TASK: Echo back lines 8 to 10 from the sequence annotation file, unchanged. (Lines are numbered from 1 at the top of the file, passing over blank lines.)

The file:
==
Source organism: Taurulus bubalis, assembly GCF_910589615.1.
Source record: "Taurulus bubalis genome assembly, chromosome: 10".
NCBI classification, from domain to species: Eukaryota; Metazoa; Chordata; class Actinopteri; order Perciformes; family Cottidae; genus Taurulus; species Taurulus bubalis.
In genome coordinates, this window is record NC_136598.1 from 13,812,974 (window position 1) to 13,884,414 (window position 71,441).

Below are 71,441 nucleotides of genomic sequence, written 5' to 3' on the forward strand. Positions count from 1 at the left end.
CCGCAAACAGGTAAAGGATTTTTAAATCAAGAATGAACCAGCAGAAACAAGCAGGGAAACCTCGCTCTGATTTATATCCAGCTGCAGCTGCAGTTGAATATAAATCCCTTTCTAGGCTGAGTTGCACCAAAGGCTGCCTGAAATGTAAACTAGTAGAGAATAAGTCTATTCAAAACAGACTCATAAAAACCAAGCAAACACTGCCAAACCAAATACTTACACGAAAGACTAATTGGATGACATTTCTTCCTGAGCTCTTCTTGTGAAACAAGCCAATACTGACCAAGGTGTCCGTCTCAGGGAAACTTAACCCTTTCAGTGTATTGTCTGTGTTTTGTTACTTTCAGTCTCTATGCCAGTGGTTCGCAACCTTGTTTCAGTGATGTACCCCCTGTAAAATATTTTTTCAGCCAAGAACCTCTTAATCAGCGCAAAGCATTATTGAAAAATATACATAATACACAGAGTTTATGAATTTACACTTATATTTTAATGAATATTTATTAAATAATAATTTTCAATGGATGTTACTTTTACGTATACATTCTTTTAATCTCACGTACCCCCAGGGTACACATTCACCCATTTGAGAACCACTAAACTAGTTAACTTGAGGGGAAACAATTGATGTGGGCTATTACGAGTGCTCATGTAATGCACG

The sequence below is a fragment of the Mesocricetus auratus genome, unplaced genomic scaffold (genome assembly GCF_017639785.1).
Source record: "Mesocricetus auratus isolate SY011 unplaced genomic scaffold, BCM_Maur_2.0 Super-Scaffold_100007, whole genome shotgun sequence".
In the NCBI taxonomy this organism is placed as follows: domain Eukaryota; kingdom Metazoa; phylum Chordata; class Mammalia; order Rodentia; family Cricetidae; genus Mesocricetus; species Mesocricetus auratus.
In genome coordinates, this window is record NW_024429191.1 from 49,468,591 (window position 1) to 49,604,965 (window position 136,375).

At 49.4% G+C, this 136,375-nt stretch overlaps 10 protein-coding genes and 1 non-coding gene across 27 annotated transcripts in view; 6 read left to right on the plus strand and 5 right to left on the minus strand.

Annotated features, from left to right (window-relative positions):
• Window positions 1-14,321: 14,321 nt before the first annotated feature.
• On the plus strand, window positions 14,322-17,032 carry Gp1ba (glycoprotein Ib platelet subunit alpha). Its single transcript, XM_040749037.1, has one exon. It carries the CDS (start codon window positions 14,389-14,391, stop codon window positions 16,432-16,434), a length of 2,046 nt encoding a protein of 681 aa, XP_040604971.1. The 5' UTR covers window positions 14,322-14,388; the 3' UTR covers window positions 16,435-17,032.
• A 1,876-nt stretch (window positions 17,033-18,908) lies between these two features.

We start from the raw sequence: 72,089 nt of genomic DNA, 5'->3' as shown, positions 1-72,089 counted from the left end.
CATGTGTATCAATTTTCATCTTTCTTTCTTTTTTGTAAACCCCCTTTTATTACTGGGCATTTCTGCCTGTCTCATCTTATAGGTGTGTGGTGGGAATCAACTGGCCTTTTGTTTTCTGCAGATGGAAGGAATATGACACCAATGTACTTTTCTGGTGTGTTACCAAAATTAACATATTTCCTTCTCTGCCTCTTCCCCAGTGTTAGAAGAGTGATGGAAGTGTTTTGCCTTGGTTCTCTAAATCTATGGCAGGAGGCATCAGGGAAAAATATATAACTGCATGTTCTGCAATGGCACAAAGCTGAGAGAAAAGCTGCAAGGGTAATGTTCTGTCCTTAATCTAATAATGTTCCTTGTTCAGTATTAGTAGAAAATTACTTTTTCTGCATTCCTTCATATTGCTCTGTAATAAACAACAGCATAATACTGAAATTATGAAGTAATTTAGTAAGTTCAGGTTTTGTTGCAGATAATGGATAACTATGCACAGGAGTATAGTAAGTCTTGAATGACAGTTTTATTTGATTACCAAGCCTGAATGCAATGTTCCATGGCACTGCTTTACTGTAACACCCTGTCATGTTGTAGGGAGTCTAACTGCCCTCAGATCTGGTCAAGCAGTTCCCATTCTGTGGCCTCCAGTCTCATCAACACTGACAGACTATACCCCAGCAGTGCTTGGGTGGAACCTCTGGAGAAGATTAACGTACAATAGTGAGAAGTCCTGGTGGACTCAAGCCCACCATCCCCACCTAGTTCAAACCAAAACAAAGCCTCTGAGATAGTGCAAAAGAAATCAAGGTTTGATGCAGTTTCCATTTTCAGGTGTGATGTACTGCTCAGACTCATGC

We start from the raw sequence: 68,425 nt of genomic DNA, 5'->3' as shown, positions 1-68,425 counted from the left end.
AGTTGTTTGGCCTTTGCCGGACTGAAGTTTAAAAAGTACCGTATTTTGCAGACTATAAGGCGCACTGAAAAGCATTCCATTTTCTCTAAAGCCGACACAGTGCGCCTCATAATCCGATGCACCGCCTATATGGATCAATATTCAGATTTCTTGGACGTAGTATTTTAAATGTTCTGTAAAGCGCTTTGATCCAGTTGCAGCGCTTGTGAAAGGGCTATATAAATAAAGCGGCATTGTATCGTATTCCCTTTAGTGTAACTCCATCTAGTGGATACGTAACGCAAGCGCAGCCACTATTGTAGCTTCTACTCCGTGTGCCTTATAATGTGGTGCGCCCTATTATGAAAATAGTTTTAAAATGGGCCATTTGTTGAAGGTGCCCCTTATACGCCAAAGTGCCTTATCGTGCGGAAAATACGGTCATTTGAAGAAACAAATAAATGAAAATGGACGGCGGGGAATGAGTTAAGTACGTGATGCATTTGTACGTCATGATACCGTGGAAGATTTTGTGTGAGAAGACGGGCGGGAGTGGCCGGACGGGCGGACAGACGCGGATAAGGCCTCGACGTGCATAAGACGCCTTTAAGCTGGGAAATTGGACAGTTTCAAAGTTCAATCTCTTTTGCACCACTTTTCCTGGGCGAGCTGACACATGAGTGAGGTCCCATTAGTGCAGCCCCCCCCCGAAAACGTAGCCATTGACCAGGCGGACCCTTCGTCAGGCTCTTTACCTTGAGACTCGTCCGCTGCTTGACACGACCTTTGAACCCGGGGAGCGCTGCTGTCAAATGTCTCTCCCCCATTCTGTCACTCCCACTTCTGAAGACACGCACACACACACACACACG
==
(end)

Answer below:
Source record: "Mesocricetus auratus isolate SY011 unplaced genomic scaffold, BCM_Maur_2.0 Super-Scaffold_100007, whole genome shotgun sequence".
In the NCBI taxonomy this organism is placed as follows: domain Eukaryota; kingdom Metazoa; phylum Chordata; class Mammalia; order Rodentia; family Cricetidae; genus Mesocricetus; species Mesocricetus auratus.
In genome coordinates, this window is record NW_024429191.1 from 49,468,591 (window position 1) to 49,604,965 (window position 136,375).